Puzzling pieces together - and why it matters

[date-stamp]Recently, a plane from Malaysia Airlines (flight MH370) went missing, and a search for the plane was started. The exact location of the plane could not be identified, and the route of the plane from Kuala Lumpur to Beijing crossed the borders of many countries. Initially, the search for the plane was hampered by a lack of coordination between countries where the plane could have passed over or crashed. Many countries have advanced radar capabilities, which could have shown where the plane could be, but an unwillingness to share data with other countries has hampered the investigation. They simply do not want to show to the world what they are capable of tracking and how far away, since that would give away an advantage in any future conflict. When puzzling pieces together in order to get the full picture, an inability or unwillingness to share data is unconstructive and leads to an incomplete picture. This is an analogy to how data is shared (and not shared) in and between businesses as well - if there is some data missing then it’s impossible to get the full picture. The effects are just like for flight MH370: A critical situation arises with the potential loss of lives as a result. Or in the business world, a loss of opportunity and money. How can these situations be handled better?

 

1. Unwillingness or inability to share data?

Why are some people unwilling to share their data? It could be because of secrecy; they do not want anyone to know that they have this data. Given the scenario above, military concerns may affect the decision to not broadcast that a country has advanced military capabilities. For businesses, they certainly do not want to share data with competitors. But sharing data with a different department in the same company…that must be possible, right? Not always so-internal politics and competition may hamper such sharing of data, which would be beneficial for the company as a whole.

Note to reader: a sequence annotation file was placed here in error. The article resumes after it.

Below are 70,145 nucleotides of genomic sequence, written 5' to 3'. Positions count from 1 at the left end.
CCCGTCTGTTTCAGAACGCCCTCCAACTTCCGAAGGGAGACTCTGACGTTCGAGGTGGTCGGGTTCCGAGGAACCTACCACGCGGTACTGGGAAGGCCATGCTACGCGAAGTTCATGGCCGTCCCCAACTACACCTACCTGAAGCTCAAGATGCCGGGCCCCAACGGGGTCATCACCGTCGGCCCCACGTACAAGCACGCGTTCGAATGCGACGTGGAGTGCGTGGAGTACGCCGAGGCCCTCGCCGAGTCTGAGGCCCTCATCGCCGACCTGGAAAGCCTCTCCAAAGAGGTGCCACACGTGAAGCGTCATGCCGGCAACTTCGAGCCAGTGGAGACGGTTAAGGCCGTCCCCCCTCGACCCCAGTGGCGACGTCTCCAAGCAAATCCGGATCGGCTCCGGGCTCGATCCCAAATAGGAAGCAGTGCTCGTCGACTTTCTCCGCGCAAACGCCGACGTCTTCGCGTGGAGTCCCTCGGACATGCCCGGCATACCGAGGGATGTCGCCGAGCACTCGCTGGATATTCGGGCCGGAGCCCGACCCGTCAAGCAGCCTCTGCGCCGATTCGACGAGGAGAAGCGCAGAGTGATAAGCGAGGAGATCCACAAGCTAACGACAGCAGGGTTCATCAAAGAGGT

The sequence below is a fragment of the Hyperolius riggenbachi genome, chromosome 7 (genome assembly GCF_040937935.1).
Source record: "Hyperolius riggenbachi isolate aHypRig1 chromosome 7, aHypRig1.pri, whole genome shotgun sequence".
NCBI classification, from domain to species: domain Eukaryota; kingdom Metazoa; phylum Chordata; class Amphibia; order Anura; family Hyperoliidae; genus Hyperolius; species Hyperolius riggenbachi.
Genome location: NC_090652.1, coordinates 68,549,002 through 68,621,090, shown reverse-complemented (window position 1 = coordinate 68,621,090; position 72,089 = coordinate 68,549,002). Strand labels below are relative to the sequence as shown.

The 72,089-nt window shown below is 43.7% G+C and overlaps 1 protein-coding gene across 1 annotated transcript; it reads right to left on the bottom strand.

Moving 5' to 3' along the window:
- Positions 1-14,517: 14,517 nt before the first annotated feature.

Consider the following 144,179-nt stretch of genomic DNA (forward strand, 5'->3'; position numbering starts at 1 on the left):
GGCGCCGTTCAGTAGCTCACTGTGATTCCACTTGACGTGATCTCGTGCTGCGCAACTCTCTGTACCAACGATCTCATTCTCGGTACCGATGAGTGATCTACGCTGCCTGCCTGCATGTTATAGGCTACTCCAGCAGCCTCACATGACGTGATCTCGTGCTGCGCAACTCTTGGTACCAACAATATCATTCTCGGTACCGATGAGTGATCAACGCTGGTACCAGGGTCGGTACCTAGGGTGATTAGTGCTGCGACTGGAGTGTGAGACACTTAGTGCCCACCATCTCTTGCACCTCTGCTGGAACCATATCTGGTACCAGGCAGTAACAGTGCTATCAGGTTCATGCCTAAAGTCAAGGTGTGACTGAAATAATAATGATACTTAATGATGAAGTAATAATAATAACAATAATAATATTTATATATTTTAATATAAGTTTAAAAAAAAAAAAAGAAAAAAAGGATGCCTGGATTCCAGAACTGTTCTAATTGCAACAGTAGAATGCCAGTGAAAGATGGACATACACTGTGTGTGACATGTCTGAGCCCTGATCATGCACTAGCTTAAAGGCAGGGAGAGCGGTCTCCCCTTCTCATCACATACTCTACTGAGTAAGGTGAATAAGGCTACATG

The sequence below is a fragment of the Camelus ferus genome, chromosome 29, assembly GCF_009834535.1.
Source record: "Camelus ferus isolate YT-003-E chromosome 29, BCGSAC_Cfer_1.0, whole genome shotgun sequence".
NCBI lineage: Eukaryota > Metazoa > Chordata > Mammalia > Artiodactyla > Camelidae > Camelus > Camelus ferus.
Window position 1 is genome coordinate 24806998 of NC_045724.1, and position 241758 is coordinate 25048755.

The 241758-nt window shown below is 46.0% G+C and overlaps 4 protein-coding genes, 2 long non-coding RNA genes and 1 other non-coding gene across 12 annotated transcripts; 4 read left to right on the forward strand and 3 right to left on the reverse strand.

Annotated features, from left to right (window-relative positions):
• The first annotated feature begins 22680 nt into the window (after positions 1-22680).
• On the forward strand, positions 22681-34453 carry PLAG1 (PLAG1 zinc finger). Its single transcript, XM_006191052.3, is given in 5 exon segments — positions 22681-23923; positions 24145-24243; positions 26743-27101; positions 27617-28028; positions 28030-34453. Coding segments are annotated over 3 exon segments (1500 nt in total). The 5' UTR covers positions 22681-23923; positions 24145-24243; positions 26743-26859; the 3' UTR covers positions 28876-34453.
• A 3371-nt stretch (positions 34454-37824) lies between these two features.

Within a company, it is quite normal that many applications are unable to talk to each other. They are simply not able to exchange information. Manual data transfer can be done by a person punching in numbers and text, but this is horribly inefficient. In a crisis, like with the missing plane and where people’s lives are at stake, it can be done. However, as part of an information sharing process in a company, it is not viable at all; applications must be able to talk with each other and exchange information without such direct human intervention as punching in information manually.

Standardization of data formats have been tried, but today most applications come with an Application Programming Interface (API) or a ready-made module that enables two applications to exchange information. So most applications, at least modern ones, are technically able to exchange applications. The problem is normally political or not utilizing the potential in the tools being used.

 

2. Compatibility - can you understand me if I talk to you?

The missing Malaysian plane was tracked by Inmarsat satellites, and Inmarsat knew that the plane flew for hours after it went missing. Moreover, Inmarsat told Malaysian authorities this, but they did not act on this information. It took another three days until they acknowledged that the plane had continued flying for hours, and then widened the search area. Why? We can only wonder at this time, but an inability to process new information from a (for them) unknown source may have been the problem.

Processing information from previously unknown sources should not be a problem if the source is credible. And why should Inmarsat, a leading UK satellite company, be lying or giving inaccurate information? No apparent reason for that. So considering all available, credible information is something that should have been done in this case.